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2001 Leonid Meteor Shower

From: UFO UpDates - Toronto <ufoupdates@home.com>
Date: Fri, 16 Nov 2001 09:17:20 -0500
Fwd Date: Fri, 16 Nov 2001 09:17:20 -0500
Subject: 2001 Leonid Meteor Shower


SPECIAL REPORT: 2001 Leonid Meteor Shower

The 2001 Leonid meteor shower peaks early Sunday, Nov. 18 and
promises to be the best shooting star show in 35 years.


30 U.S. Cities & World Forecast

See Pictures & Submit Yours
How to Shoot Shooting Stars

Military Satellites Prepared
Odds of an Impact Soar

What Causes the Shower?

How it Stacks Up
Against History


Source: Space.com


Earthgrazers and Fireballs: The Strange Side of The Leonid
Meteor Shower

By Robert Roy Britt
Senior Science Writer
posted: 07:00 am ET
16 November 2001

The Leonid meteor shower is a strange show. Its meteors are
among the fastest known. It is notoriously difficult to predict.
And it is a total night owl, refusing to show its best stuff
until well after midnight.

But while the 2001 Leonids will likely be remembered for the
sheer volume of shooting stars, there are some strange
characters to look for as the shower's source ekes above the
eastern horizon late Saturday night and early Sunday morning.

A handful of meteors will first zoom across the horizon for long
stretches of time. Earthgrazers, they're called. And if you're
real lucky, you might spot some fireballs -- larger meteors that
explode upon impact with Earth's atmosphere, generating
spectacular blazes of light (not to mention fear of alien
spacecraft and calls to local law enforcement offices).


Leonid meteors will take their time arriving Saturday night.
Wherever you are on Earth, you're viewing location has to rotate
into the stream of space dust that causes the Leonids. The
shooting stars will appear to emanate from a point in the sky
known as the radiant, which for the Leonids happens to be in the
constellation Leo (hence the name).

No knowledge of this is needed to find an earthgrazer. Just go
out and look to the East. The timing depends on where you live.
Figure mid-evening for high northern latitudes, such as Canada;
late evening hours for mid-northern latitudes, as in most of the
United States; and after midnight for equatorial regions and the
Southern Hemisphere.

What might you see?

"When the radiant lies near the horizon the Leonid meteors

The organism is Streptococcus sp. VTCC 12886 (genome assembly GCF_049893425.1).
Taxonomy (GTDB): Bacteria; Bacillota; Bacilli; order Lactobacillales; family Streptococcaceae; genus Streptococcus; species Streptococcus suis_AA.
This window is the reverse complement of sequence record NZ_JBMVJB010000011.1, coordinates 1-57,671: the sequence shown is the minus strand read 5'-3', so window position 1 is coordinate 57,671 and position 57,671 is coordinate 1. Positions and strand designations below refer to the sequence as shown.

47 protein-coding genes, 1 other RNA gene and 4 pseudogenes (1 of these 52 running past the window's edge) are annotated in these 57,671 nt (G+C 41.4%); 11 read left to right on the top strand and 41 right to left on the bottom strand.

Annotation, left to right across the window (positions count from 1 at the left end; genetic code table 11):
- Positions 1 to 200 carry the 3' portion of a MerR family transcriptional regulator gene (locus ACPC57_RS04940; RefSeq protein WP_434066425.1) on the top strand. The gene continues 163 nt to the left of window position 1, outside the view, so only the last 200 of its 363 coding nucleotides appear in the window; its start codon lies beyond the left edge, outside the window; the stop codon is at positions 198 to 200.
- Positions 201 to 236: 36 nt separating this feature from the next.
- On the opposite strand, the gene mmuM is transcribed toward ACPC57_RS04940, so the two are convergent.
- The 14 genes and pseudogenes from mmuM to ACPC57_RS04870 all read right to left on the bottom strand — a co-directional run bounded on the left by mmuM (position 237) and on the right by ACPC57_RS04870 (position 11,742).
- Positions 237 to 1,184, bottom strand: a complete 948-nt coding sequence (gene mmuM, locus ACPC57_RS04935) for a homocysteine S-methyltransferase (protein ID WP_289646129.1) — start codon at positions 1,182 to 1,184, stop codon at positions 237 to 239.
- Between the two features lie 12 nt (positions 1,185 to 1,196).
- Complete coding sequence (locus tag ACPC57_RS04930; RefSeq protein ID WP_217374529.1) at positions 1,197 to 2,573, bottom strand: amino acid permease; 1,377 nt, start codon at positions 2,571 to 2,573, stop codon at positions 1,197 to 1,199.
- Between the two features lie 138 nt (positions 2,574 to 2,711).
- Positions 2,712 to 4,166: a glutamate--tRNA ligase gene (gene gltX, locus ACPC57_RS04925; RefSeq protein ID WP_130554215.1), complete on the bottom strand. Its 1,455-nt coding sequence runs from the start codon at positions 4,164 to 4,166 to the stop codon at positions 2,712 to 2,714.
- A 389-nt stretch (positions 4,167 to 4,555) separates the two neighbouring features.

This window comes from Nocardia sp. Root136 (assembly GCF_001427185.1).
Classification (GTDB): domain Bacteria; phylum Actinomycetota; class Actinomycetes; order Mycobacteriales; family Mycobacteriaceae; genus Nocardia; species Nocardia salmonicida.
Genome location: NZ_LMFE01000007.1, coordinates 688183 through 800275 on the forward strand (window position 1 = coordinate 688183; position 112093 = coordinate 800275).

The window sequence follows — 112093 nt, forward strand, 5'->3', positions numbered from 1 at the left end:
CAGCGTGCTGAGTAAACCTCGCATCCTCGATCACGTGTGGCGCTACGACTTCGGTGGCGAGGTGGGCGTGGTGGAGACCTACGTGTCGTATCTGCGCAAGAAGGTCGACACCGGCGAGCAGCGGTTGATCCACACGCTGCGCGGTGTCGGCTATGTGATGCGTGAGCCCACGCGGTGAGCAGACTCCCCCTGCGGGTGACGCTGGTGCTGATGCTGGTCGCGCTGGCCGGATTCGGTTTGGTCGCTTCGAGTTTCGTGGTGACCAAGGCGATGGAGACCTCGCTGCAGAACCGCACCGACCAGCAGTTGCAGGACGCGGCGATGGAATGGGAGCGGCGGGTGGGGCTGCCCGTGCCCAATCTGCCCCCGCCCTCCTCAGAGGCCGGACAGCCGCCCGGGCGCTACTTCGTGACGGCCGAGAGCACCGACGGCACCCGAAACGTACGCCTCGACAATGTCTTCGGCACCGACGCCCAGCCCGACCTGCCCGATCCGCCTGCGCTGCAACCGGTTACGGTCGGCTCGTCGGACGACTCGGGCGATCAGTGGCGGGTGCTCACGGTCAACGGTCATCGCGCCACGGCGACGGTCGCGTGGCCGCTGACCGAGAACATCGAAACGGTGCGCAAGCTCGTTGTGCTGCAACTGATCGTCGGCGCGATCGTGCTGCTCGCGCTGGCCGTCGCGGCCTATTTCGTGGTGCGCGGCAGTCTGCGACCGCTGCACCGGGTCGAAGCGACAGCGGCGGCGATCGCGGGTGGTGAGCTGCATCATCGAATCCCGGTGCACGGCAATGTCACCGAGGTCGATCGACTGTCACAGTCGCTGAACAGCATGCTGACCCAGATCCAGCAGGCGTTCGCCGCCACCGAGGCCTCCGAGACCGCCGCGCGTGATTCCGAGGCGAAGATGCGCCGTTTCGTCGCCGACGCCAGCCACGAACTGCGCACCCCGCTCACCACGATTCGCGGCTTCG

cannot penetrate far into the Earth's atmosphere," explains
Robert Lunsford of the American Meteor Society. "At this time
they are only able to skim the upper atmosphere."

These earthgrazers, as scientists call them, often last several
seconds and can span a great distance of the sky, Lunsford said.

To see an earthgrazer, you'll need an unobstructed view of the
eastern horizon.

Later, as Earth continues rotating, the Leonid radiant moves
higher into the sky, along with its host constellation and all
the stars. Meteors will strike the atmosphere at a more direct
angle, Lunsford explains, creating shorter paths. But the paths
will still span much of the sky, so you don't need to face East.
In fact, the best views will be everywhere but directly East.

Just go out, look up.


Most Leonid meteors are created by sand-sized grains of dust
that vaporize about 60 miles up due to the friction caused by
Earth's atmosphere. But Tempel-Tuttle, the comet that has left
all this Leonid raw material in space, also deposits a few
larger chunks of itself each time it swings around the Sun
(which it does every 33 years).

A comet fragment the size of a marble can generate a glorious
fireball of light as it burns up. Instead of slicing through the
atmosphere like a small bit of dust, such a pebble sometimes
goes splat upon meeting up with a certain density of air.

"The Leonids can have fireballs, but they're not especially
noted for them," said Bill Cooke, a meteor researcher at NASA's
Marshall Space Flight Center. Cooke said the number of fireballs
each year depends in part on which streams of cometary debris
Earth plows through.

In 1998, observers noted several fireballs when the planet moved
through a stream that comet Tempel-Tuttle had deposited in the
14th Century. The Sun's radiation had blown much of that ancient
dust into a widely dispersed region of space, so the 1998
Leonids did not produce a great number of shooting stars.

But the larger material -- fireball material -- was still
relatively concentrated. In fact, Cooke said, scientists are
learning that gravity acts on these larger fragments, causing
them to be huddled more closely together over time. They call
the process "gravitational focusing."

So what are the chances for fireballs this year?

People in Asia will see shooting stars caused by material that
has been waiting to be swallowed up by Earth since 1633, so
there should be some fireballs there, Cooke said. The North
American peak will be caused by material left by Tempel-Tuttle
in the 1700s, however, and should provide fewer fireballs, but
probably still some.

Cooke is quick to point out that the Leonids can surprise,
however. There could be fewer meteors overall. Or there could be
more fireballs. Meteor forecasting is a young profession. And,
for now at least, meteor showers are still somewhat strange
-- even to the scientists.

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